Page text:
However, cloud computing does have its downsides which is especially true for smaller businesses that are still growing, so business owners need to research and evaluate before making the final decision. What follows are a list of advantages and disadvantages that cloud computing possesses.


There are certainly a number of advantages that cloud computing provides. This is especially true for businesses that have a massive amount of data storage and want to spread their resources around the world.

Virtually Unlimited Storage Capacity: Arguably the most well known of all the advantages cloud computing has to offer, the unlimited storage capacity is due to the fact that the cloud system operates over many servers at once. Any concerns about running out of storage space are long gone thanks to the cloud.

Backup Options: With all of your data stored on the cloud, it is far easier to back it up and restore lost information than ever before. This is because most cloud computing companies have programs which can retrieve lost information in case the worst should happen to your system. Compared to traditional methods of storage, the cloud system offers many advantages with simplicity of service being the most relevant.

Inexpensive: Arguably the most cost efficient system of computing available, at least in terms of maintenance, upgrading and daily use. This is because standard desktop software costs a considerable amount of money, especially in licensing fees for multiple users which can prove to be quite expensive over time.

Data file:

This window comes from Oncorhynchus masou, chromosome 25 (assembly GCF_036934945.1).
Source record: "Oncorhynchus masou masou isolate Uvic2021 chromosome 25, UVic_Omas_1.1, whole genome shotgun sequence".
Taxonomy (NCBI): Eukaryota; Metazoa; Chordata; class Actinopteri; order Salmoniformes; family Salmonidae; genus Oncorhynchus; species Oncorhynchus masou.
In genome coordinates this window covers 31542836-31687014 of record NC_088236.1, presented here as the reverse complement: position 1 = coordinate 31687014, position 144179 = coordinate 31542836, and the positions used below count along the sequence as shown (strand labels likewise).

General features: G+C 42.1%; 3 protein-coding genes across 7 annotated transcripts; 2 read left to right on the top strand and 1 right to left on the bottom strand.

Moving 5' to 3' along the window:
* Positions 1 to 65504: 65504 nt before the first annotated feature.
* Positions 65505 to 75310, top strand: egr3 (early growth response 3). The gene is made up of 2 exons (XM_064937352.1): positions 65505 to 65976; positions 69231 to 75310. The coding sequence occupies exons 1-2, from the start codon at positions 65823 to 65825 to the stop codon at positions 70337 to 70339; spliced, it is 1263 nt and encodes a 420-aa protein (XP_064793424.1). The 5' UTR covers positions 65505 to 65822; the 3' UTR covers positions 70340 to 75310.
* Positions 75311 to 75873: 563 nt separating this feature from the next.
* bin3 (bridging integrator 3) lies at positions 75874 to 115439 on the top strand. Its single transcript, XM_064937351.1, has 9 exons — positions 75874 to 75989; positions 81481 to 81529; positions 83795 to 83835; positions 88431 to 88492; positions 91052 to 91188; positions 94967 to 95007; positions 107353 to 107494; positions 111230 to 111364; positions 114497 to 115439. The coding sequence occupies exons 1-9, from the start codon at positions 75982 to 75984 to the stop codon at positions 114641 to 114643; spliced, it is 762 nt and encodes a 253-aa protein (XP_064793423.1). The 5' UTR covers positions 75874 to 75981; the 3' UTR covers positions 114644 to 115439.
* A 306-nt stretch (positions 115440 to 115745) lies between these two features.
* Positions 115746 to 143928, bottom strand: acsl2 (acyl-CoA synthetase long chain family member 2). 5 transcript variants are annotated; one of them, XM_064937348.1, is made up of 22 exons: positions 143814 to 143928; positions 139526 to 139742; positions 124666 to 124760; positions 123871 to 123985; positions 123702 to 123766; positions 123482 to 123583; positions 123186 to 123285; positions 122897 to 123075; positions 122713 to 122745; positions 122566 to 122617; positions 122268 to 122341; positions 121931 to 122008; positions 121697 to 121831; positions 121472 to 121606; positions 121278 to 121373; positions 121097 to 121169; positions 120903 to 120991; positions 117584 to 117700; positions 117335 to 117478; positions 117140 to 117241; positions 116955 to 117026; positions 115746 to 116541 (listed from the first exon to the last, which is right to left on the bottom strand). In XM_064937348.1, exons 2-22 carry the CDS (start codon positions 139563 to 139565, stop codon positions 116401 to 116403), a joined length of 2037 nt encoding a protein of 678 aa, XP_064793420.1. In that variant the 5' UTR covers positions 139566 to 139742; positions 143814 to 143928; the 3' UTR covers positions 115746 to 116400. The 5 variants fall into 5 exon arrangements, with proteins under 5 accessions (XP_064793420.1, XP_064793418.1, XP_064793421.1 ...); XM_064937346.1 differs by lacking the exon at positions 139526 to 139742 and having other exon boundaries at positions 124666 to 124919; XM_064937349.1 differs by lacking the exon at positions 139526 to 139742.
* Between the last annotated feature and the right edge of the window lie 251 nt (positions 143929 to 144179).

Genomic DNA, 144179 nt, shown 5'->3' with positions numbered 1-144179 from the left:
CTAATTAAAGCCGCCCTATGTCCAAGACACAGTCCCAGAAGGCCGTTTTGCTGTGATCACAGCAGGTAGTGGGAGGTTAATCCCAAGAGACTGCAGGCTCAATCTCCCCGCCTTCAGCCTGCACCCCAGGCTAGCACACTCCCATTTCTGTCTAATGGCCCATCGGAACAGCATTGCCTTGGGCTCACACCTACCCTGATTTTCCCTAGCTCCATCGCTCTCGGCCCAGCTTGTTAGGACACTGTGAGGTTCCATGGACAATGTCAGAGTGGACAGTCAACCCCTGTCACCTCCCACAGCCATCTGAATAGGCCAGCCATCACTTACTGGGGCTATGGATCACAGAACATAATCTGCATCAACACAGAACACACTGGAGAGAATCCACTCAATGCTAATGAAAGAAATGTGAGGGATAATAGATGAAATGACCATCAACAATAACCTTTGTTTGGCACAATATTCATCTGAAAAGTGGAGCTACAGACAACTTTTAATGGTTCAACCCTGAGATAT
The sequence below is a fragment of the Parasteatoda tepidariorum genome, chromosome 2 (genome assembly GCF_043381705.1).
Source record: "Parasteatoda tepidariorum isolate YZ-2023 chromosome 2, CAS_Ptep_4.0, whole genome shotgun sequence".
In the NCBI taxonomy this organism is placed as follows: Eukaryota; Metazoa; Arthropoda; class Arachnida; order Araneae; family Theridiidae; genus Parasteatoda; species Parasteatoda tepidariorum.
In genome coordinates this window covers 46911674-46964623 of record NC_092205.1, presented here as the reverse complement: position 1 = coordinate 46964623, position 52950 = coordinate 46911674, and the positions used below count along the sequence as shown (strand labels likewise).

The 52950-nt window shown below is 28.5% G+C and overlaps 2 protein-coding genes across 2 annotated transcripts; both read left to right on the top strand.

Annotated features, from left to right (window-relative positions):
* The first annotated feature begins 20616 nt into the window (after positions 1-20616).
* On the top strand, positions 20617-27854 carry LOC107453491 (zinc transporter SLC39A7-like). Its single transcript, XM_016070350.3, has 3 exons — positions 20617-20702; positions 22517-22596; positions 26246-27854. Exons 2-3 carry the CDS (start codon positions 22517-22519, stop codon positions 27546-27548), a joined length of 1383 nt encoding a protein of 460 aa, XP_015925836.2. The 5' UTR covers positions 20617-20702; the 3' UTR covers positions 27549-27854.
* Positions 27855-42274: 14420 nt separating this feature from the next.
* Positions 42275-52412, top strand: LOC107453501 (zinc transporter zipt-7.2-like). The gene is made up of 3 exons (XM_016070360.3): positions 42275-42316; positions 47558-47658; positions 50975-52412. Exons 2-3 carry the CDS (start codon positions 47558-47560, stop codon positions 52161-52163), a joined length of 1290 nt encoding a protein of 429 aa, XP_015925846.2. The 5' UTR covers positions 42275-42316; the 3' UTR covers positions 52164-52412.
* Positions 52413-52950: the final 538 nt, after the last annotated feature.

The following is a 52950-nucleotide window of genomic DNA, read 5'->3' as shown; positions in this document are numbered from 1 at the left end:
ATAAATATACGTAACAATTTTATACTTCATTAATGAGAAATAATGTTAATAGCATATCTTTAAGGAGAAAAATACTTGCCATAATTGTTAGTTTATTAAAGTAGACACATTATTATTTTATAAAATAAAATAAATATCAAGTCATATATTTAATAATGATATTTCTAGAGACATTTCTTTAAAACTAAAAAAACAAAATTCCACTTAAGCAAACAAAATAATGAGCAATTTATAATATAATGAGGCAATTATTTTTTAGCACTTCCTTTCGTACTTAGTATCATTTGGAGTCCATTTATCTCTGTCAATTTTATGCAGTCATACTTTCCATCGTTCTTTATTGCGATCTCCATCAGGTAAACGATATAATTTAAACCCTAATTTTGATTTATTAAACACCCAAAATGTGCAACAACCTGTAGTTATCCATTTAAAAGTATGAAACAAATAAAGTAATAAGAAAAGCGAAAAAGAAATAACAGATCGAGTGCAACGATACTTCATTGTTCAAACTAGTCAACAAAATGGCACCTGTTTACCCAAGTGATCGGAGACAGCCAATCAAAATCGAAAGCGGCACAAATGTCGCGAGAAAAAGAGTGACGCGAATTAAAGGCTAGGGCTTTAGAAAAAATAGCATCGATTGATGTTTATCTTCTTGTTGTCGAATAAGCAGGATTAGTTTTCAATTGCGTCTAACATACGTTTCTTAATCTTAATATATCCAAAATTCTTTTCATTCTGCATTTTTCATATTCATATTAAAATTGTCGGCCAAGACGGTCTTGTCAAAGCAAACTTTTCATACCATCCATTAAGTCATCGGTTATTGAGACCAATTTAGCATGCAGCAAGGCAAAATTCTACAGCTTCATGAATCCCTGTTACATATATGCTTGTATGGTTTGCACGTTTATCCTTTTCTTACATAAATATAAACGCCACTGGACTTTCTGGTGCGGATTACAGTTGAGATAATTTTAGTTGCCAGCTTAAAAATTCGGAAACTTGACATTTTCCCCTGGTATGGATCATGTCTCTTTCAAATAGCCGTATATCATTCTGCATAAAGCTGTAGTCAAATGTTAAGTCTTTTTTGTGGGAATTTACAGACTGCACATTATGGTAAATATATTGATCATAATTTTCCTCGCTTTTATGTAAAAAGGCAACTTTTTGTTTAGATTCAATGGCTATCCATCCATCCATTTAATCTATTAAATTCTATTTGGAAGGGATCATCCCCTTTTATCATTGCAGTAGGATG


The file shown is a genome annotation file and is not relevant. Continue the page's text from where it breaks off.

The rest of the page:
However, cloud computing is far cheaper with lower rates so you can better control your IT expenses. Plus, there are plenty of cloud programs that only require a single payment, are scalable to the system you own or have no-contract and pay-as-you-go plans. Overall, a cloud system for larger businesses can save a considerable amount of money.

Great Accessibility: Next to storage, the most noted ability of cloud computing is the ability to access the information from different sources. Whether at your desk or with your mobile device, all you need is an internet connection and you are hooked into the cloud and can access all of the information that is stored.

Software Integration: Unlike traditional storage systems, software integration in cloud computing is automatic. This means that far less time is spent trying to integrate different systems when the cloud is designed to handle them all at once. Plus, you can customize your options as well quite easily, making this one of the best ways to integrate all of your new software.